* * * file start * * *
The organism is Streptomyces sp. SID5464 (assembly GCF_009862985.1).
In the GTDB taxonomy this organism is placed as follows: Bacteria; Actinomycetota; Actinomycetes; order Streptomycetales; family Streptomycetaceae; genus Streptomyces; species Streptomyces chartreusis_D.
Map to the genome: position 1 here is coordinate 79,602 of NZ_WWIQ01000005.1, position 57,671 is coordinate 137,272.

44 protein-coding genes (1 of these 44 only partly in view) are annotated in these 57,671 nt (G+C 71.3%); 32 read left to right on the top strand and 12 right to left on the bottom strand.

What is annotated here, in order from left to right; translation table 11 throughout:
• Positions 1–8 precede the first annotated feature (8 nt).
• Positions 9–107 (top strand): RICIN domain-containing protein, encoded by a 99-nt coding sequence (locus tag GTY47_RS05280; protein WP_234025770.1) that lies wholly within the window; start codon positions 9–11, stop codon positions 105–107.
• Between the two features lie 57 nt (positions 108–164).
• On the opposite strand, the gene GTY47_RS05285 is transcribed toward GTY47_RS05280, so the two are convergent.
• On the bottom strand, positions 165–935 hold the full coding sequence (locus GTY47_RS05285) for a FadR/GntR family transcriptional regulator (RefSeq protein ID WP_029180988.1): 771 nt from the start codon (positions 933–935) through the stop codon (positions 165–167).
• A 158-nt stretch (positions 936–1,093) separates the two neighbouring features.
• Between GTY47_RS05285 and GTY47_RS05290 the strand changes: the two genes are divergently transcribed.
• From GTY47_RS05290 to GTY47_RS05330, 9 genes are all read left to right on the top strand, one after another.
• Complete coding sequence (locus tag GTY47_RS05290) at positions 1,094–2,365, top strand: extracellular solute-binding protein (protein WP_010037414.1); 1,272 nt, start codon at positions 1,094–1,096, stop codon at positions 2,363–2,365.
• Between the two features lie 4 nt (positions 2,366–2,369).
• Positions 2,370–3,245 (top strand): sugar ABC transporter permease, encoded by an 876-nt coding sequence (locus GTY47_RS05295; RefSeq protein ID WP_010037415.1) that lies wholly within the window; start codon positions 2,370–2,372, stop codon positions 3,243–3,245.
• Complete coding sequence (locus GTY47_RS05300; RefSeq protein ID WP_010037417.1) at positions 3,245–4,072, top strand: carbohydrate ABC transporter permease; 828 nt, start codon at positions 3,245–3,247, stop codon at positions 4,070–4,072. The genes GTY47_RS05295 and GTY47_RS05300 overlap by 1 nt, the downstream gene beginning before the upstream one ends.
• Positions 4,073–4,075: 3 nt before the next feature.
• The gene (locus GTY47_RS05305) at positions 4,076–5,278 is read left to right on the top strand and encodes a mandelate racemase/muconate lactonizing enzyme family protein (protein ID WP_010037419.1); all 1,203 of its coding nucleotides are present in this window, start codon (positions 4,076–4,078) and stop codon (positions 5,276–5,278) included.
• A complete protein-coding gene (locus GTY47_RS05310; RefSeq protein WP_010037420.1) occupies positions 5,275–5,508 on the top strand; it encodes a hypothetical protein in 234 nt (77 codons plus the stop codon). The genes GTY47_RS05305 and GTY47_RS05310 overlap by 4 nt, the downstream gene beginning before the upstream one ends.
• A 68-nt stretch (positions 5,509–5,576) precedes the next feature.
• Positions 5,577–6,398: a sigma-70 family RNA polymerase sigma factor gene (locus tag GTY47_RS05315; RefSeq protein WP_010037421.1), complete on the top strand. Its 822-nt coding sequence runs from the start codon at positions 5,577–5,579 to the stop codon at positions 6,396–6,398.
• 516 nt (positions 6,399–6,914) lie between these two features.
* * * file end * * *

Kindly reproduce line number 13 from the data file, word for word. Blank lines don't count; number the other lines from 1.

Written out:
• From GTY47_RS05290 to GTY47_RS05330, 9 genes are all read left to right on the top strand, one after another.